I welcome Bradley Harper to the blog. Brad is the author of Knife in the Fog, a pastiche novel that has Arthur Conan Doyle, Margaret Harkness, and Dr. Joseph Bell tackling the unresolved mystery of Jack the Ripper. Brad’s also one of the “Misters” in the Sisters in Crime Central Virginia chapter.
Today he tells us all about Forensics … or “Whodunnit?” Take it away, Brad!
Aristotle said there are only three arguments: Blame, Values, and Choice.
Think of Professor Henry Hill in the musical, The Music Man, in his famous song, “We got trouble right here, right here in River City!” (The current situation is not acceptable to our values.)
“That starts with T and that rhymes with P and that stands for Pool!” (The new pool hall is to blame for the current situation.)
He goes on to suggest a community band would lead the youth back onto the path of righteousness, which is an argument of choice.
Arguments which center on assigning blame are called Forensics.
The oldest use of Forensic science I’ve found was three thousand years ago, and the detective in our story was a magistrate in a small village in China who happened upon the body of a woman hacked to death, near a field where some men were working. When he questioned them, they all denied any knowledge regarding her death, so he had them line up and lay their sickles on a table in front of them, instructing each man to stand beside his tool.
Imagine the scene now. It must have been a warm day for them to be out harvesting, and the sweat on their brow could have been from exertion… or the fear of being found out. After a few minutes a familiar buzzing was heard, and slowly more and more flies appeared and settled on one blade, and one blade only. The dried blood, invisible to the naked eye, drew the flies nonetheless, who served as witnesses for the prosecution.
Despite this promising start, forensic science had no significant new developments until around the middle of the nineteenth century when Rudolf Virchow, a German pathologist in Würzburg, developed the discipline of pathology, and his students coined the term “autopsy,” which means “to see for yourself,” and the use of medical science to assist law enforcement began.
Still, when Arthur Conan Doyle penned his first Holmes Story, “A Study in Scarlet” in 1887, police investigations relied primarily on eye witness accounts and interrogations. The techniques Doyle uses in his stories were for all practicality science fiction when they were written, and it took a French admirer of Doyle’s detective to make Holmes’ methods a practical reality.
Edmond Locard was both a physician and a lawyer, and in 1910 he persuaded the chief of police in Lyon, France, to give him two small attic rooms and two assistants to create the world’s first crime lab. He was given two years to prove the concept, and as these two years drew near to ending without a significant breakthrough he became concerned his lab would be closed.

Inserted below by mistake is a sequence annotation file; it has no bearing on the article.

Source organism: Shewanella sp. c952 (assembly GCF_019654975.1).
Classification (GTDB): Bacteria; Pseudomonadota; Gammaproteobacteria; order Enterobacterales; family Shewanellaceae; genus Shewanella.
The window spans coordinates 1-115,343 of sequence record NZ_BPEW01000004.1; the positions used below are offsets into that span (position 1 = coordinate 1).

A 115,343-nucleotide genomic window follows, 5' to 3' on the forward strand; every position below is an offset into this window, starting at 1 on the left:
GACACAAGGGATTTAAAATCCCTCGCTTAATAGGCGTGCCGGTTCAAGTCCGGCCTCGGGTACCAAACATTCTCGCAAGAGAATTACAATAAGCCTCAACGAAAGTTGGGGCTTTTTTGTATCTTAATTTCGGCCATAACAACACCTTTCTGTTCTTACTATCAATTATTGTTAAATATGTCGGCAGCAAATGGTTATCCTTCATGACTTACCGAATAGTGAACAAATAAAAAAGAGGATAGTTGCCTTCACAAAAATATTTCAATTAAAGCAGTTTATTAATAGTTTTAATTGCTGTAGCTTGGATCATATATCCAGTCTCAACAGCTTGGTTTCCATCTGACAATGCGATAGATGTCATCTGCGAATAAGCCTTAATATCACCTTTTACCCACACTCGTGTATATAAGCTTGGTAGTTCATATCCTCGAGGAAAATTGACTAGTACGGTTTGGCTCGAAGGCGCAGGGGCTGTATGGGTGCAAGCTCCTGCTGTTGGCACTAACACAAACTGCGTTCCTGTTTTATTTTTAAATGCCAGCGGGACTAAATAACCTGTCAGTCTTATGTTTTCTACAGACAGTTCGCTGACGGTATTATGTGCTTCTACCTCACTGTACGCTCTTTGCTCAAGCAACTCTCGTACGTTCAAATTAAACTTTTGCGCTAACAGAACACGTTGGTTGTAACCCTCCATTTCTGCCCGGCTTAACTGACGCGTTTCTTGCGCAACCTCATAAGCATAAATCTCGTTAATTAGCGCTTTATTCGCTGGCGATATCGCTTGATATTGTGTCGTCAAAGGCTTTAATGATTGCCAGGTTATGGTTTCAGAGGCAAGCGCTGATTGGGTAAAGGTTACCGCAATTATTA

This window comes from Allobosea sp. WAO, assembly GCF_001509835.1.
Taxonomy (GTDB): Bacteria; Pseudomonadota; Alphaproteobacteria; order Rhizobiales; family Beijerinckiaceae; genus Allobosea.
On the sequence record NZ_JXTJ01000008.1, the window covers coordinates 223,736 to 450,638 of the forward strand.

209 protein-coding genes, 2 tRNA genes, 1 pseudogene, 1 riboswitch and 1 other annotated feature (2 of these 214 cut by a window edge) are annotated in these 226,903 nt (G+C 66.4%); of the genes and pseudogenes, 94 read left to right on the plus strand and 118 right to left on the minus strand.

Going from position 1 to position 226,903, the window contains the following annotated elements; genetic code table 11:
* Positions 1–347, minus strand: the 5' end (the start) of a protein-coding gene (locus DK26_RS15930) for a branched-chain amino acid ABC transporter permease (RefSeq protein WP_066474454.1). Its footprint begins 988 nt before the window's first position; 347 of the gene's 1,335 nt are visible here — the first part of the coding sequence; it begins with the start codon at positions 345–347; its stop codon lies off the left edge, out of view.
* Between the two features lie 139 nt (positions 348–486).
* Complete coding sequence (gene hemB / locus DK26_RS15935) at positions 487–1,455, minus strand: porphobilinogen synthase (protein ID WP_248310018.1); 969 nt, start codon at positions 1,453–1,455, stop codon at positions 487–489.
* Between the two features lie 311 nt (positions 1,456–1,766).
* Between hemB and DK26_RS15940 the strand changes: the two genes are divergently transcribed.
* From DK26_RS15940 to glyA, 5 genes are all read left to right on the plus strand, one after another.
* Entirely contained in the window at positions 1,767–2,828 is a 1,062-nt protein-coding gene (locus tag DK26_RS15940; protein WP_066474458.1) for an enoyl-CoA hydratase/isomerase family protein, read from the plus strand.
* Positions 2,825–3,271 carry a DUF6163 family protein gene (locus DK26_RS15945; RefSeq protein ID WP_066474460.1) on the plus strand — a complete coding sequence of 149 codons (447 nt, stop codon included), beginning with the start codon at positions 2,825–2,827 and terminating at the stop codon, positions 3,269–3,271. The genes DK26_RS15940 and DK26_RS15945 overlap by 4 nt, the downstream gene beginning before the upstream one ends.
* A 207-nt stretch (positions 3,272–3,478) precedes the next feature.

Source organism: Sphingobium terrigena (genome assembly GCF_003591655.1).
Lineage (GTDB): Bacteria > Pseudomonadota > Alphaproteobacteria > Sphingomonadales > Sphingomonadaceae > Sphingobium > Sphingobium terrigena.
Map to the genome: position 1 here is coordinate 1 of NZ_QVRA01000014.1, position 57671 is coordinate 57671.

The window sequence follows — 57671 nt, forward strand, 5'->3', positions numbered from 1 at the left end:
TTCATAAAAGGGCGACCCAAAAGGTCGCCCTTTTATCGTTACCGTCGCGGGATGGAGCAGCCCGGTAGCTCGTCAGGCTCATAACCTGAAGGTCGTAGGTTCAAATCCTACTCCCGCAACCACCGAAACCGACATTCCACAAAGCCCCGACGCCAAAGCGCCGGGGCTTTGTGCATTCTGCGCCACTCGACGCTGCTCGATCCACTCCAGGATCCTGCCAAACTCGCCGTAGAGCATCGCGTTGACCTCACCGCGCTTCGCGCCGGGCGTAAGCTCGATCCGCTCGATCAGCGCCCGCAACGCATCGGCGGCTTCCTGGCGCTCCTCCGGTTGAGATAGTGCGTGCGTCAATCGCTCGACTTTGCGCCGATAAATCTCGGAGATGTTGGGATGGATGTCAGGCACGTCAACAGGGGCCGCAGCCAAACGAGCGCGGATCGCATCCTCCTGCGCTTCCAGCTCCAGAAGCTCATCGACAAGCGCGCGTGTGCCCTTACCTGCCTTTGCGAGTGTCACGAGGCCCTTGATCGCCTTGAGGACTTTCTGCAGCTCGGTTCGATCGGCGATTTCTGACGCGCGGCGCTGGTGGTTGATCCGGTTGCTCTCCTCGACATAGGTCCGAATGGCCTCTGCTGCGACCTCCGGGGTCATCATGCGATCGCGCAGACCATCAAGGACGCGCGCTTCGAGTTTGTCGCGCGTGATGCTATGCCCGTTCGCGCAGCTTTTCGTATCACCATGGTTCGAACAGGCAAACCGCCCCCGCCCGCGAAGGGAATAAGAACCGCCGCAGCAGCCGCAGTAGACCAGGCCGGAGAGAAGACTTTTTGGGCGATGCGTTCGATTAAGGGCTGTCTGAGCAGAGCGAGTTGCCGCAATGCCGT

Then a young woman was found strangled in her apartment, and her lover was suspected as the killer, but four men swore he was playing cards with them in his apartment at the time the woman was probably murdered. Locard suspected the man right away, and scraped the man’s fingernails and retained the scrapings.
Cosmetics were common, but there were no large companies at the time, so women purchased them from the local pharmacy, each one having its own formula. Locard went to the pharmacy the murder victim used, and when this pharmacy’s cosmetics were compared under a microscope with the scrapings from the suspect’s fingernails, they matched perfectly. Confronted with this evidence, the man confessed he was the murderer, and had moved the clock back one hour in the room he’d played cards with his friends.
The conviction of the killer saved Locard’s lab, and soon crime labs sprang up in police departments around the world, turning Doyle’s science fiction, into fact.
Returning to the three types of arguments: values are always argued in the present tense: things are or are not acceptable. Forensic arguments of course are waged in the past tense: someone did, or did not. Choice pertains to the future: we should or should not take a particular course of action. So, if you hear a couple arguing, and notice they are not both using the same verb tense, one of their problems is they’re not having the same argument!
Bradley Harper is a retired US Army Pathologist with over thirty-seven years of worldwide military/medical experience, ultimately serving as a Colonel/Physician in the Pentagon. During his Army career, Harper performed some two hundred autopsies, twenty of which were forensic.
Upon retiring from the Army, Harper earned an Associate’s Degree in Creative Writing from Full Sail University. He has been published in The Strand Magazine, Flash Fiction Magazine, The Sherlock Holmes Mystery Magazine and a short story he wrote involving Professor Moriarty in the Holmes tale of The Red Headed League (entitled The Red Herring League) won Honorable Mention in an international short fiction contest. A member of the Mystery Writers of America, Authors Guild, and Sisters in Crime, Harper is a regular contributor to the Sisters in Crime bi-monthly newsletter.
Harper’s first novel, A Knife in the Fog, involves a young Arthur Conan Doyle joining in the hunt for Jack the Ripper, and was a finalist for an 2019 Edgar Award by the Mystery Writers of America for Best First Novel by an American Author. His second book, Queen’s Gambit, is scheduled for release September 17.
Connect with Brad:
A Knife in the Fog is available at most booksellers, but also online: